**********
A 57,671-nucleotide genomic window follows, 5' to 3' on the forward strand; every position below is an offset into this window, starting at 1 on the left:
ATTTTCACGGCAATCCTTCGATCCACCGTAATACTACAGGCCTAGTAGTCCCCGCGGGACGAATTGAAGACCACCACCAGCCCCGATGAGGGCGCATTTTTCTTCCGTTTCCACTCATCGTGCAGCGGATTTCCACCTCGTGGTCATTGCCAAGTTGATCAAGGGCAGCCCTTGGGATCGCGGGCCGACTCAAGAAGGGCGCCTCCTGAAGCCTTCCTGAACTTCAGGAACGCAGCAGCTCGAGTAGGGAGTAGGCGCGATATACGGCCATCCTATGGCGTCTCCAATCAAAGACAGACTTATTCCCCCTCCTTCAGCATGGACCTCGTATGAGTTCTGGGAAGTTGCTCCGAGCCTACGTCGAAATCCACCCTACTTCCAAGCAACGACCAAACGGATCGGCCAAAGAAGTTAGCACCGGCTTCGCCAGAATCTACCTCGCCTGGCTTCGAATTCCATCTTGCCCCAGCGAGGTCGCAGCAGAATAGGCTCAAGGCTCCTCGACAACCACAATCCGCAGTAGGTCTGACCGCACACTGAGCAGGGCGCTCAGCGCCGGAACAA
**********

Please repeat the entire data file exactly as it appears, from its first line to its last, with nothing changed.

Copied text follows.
A 57,671-nucleotide genomic window follows, 5' to 3' on the forward strand; every position below is an offset into this window, starting at 1 on the left:
ATTTTCACGGCAATCCTTCGATCCACCGTAATACTACAGGCCTAGTAGTCCCCGCGGGACGAATTGAAGACCACCACCAGCCCCGATGAGGGCGCATTTTTCTTCCGTTTCCACTCATCGTGCAGCGGATTTCCACCTCGTGGTCATTGCCAAGTTGATCAAGGGCAGCCCTTGGGATCGCGGGCCGACTCAAGAAGGGCGCCTCCTGAAGCCTTCCTGAACTTCAGGAACGCAGCAGCTCGAGTAGGGAGTAGGCGCGATATACGGCCATCCTATGGCGTCTCCAATCAAAGACAGACTTATTCCCCCTCCTTCAGCATGGACCTCGTATGAGTTCTGGGAAGTTGCTCCGAGCCTACGTCGAAATCCACCCTACTTCCAAGCAACGACCAAACGGATCGGCCAAAGAAGTTAGCACCGGCTTCGCCAGAATCTACCTCGCCTGGCTTCGAATTCCATCTTGCCCCAGCGAGGTCGCAGCAGAATAGGCTCAAGGCTCCTCGACAACCACAATCCGCAGTAGGTCTGACCGCACACTGAGCAGGGCGCTCAGCGCCGGAACAA